With a settled team and familiar surroundings, Hearts captain Christophe Berra believes it is now time to start building momentum.
Players will be back from injury against Partick Thistle on Sunday as the club finally return to their spiritual home at Tynecastle Park.
It is a crucial period in a hitherto unsettled campaign. Berra, fresh from international duty with Scotland, has had to lead his colleagues through turmoil in his first season back in Edinburgh. Ian Cathro, Jon Daly and now Craig Levein have all managed the team during an enforced run of away games whilst Tynecastle is redeveloped. Going home will never have felt better. Berra stresses the need for a more settled starting line-up and admits Levein has yet to find the balance he wants in the side.
Both issues should be easier to remedy with Jamie Walker, Aaron Hughes, Arnaud Djoum and Prince Buaben all close to returning from injury.
Hearts lost three games in succession to Hibs, Rangers and Kilmarnock before the international break. They are now keen to improve upon sixth place in the Ladbrokes Premiership, with seven of their next eight fixtures scheduled to take place at Tynecastle.
“It was a tough week for us but that’s when you’ve got to stand up, be thick-skinned and get on with it,” said Berra. “Hopefully being back at Tynecastle will make a big difference, although there will be a lot of pressure on us as well. Also, the players recovering from injury will hopefully be back in time. We’ve asked a lot of the young players to come in. We’ve been chopping and changing and we don’t have a settled team, like Hibs do, for example.
“Every week, you want eight, nine or ten players to be the same. We’ve been chopping and changing through injuries and playing young boys. We’re a work in progress. It might take the manager a wee while to shape his team and get what he wants, but that’s no excuse. We should be beating teams at home.
“It’s small margins right now but everyone is looking forward to getting back to Tynecastle. Hopefully we can generate that atmosphere. It will be intimidating if we’re on the front foot, creating chances and getting crosses and shots in. Hopefully that can help get the fans back on our side.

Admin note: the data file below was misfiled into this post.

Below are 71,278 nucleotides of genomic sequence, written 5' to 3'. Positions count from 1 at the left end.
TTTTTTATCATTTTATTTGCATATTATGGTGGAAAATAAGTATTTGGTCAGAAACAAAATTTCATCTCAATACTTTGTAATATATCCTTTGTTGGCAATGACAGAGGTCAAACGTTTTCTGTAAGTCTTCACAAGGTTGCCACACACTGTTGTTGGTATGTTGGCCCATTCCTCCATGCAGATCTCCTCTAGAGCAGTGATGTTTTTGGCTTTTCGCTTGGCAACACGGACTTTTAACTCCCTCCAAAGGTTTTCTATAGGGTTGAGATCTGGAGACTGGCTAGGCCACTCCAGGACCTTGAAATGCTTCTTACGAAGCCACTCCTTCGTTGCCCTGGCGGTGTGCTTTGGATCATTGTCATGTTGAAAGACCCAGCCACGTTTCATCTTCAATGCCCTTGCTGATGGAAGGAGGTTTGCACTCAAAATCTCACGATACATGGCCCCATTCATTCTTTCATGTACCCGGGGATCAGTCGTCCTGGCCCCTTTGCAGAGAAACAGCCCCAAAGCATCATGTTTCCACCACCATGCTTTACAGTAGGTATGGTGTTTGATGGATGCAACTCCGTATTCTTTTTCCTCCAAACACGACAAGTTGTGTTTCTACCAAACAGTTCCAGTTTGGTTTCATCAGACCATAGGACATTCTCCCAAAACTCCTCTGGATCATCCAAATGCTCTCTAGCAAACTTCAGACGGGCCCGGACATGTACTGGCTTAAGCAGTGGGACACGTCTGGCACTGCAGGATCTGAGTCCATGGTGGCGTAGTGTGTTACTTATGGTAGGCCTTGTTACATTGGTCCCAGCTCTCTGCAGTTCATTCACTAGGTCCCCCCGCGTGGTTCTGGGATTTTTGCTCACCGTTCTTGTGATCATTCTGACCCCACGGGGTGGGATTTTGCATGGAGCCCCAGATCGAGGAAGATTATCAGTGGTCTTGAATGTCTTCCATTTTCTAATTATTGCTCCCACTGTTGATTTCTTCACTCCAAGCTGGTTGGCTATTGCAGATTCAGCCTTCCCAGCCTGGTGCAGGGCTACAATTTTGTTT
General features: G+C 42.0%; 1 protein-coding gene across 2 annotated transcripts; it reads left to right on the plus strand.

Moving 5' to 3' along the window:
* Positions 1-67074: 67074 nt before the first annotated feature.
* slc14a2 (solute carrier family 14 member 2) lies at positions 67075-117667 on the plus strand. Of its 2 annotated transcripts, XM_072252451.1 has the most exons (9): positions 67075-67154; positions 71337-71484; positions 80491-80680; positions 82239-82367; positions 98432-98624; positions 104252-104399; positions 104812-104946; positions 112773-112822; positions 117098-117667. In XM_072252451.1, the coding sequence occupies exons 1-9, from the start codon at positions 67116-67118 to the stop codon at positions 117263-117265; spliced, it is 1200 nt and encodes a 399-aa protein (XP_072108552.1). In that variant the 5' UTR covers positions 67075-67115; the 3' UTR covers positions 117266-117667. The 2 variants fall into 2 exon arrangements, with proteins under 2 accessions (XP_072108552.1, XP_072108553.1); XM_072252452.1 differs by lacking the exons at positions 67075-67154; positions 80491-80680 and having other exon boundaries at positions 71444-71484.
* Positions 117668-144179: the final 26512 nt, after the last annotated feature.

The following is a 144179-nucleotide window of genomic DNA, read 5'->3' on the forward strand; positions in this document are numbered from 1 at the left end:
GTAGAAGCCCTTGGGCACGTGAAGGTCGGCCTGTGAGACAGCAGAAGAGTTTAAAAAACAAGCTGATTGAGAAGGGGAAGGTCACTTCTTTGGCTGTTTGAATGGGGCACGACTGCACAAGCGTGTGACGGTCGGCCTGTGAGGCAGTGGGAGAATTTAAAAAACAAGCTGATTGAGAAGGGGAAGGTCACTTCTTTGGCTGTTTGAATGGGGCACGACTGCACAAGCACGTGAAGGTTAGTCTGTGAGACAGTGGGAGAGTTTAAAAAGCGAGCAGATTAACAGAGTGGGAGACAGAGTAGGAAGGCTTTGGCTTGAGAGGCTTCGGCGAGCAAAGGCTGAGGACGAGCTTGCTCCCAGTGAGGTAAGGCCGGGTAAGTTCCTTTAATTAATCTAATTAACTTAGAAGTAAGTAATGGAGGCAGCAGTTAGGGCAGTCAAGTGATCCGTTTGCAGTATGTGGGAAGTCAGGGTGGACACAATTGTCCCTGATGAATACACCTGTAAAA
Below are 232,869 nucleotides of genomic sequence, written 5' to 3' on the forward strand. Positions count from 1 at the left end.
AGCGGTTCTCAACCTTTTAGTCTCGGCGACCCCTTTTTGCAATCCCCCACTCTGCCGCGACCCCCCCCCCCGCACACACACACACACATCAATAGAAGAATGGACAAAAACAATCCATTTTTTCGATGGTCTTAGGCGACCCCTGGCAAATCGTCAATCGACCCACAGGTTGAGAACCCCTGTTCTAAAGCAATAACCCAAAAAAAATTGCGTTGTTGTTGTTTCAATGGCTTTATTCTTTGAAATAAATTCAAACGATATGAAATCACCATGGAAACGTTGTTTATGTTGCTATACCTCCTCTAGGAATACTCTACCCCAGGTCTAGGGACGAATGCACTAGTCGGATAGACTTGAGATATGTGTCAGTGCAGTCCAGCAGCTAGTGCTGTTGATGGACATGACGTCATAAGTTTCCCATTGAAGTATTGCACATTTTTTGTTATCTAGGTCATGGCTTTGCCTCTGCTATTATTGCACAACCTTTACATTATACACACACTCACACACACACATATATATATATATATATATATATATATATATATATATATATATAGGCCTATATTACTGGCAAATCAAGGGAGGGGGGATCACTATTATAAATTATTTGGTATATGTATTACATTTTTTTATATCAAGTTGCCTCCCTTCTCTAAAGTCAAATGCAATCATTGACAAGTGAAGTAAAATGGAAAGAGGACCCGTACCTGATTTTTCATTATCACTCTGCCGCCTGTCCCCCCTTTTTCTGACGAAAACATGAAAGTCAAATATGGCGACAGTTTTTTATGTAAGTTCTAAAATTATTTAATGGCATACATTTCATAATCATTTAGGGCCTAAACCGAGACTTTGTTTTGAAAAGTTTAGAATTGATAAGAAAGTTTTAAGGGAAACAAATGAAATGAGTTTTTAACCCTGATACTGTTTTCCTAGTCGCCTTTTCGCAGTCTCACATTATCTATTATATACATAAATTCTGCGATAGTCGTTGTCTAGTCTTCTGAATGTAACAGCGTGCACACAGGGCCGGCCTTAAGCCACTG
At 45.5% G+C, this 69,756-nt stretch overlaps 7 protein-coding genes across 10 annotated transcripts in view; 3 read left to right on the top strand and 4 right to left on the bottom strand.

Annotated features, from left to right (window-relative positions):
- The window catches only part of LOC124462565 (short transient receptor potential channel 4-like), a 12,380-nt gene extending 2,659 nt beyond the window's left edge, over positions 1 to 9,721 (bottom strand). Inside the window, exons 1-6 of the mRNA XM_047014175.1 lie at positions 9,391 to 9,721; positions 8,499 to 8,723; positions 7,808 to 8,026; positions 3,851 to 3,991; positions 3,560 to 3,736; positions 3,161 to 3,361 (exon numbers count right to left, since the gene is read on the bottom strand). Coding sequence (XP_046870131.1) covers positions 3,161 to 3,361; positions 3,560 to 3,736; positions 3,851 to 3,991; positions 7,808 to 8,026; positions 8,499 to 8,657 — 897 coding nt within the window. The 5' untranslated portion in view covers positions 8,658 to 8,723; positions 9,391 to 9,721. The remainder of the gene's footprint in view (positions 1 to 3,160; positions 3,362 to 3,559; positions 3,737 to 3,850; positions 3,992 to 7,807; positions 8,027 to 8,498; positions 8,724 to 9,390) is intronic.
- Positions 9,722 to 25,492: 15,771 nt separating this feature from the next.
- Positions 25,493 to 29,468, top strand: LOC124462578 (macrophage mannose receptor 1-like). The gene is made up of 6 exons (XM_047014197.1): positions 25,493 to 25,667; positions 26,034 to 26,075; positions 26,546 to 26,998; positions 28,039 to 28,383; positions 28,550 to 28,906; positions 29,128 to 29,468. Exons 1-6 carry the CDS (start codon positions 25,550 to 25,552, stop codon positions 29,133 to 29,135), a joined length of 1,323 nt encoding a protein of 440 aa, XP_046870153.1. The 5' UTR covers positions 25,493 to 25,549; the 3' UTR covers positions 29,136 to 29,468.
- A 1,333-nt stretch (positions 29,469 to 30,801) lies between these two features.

“We’ve picked up 15 points whilst, technically, only playing away games. Hearts’ record away from home hasn’t been great in the past. We’re still in the top six, there are a couple of games we should have taken more points from, but it’s hard to get that momentum playing away.
“You want to get home and get a couple of wins under your belt. Then you feel confident, especially the attacking players. We’ve been relying on youngsters, like Harry Cochrane who is only 16. It’s not an easy environment to go into at that age.”
Berra confirmed he came through Scotland’s 1-0 friendly defeat by the Netherlands on Thursday night unscathed. He was replaced by Charlie Mulgrew at half-time at Pittodrie but there are no fears over his fitness ahead of the weekend.
“Charlie would have been disappointed not to start. If you don’t get on, you’re disappointed as well. I don’t have an injury or anything, it was just a change which was made at half-time,” he said.
“Me and Charlie had been creating a good partnership prior to this and we had a good defensive record. The manager changed it and I thought the whole back four did really well. We made it hard for them to break us down but in the end we couldn’t get that goal.”
In some ways, a 45-minute outing may prove beneficial for the 32-year-old after a hectic run of matches since he rejoined Hearts in the summer. “I’m disappointed to lose the game but, yes, I’m not getting any younger. Touch wood, I’ve been very lucky with injuries and I look after myself. I don’t know who the new Scotland manager will be but all you can do is play well for your club.”
Malky Mackay was in charge against the Dutch but now reverts to his performance director role as the Scottish FA continue searching for Gordon Strachan’s successor. Berra is confident the new incumbent has plenty to work with.
“I thought Kieran Tierney was superb,” he said of his central defensive partner, and captain, for the night. “I was only really looking at defenders but I thought he was man of the match. He blocked shots, he stepped forward on his left side, he’s got all the attributes to go on and captain Scotland for many years to come. He’s a nice guy, he works hard and he’s level-headed.
“I think we actually created more chances than Holland. They scored a goal from us having the ball and a loose pass getting intercepted. We showed them wide but they had that little bit of class so, instead of shooting from a wide area, he’s put the ball across goal and it went in at the back stick.
“It’s a harsh lesson to learn but I thought the boys who came in and got their first caps did really well. On another night, we could have scored two or three. Sometimes that’s the harsh reality of football.”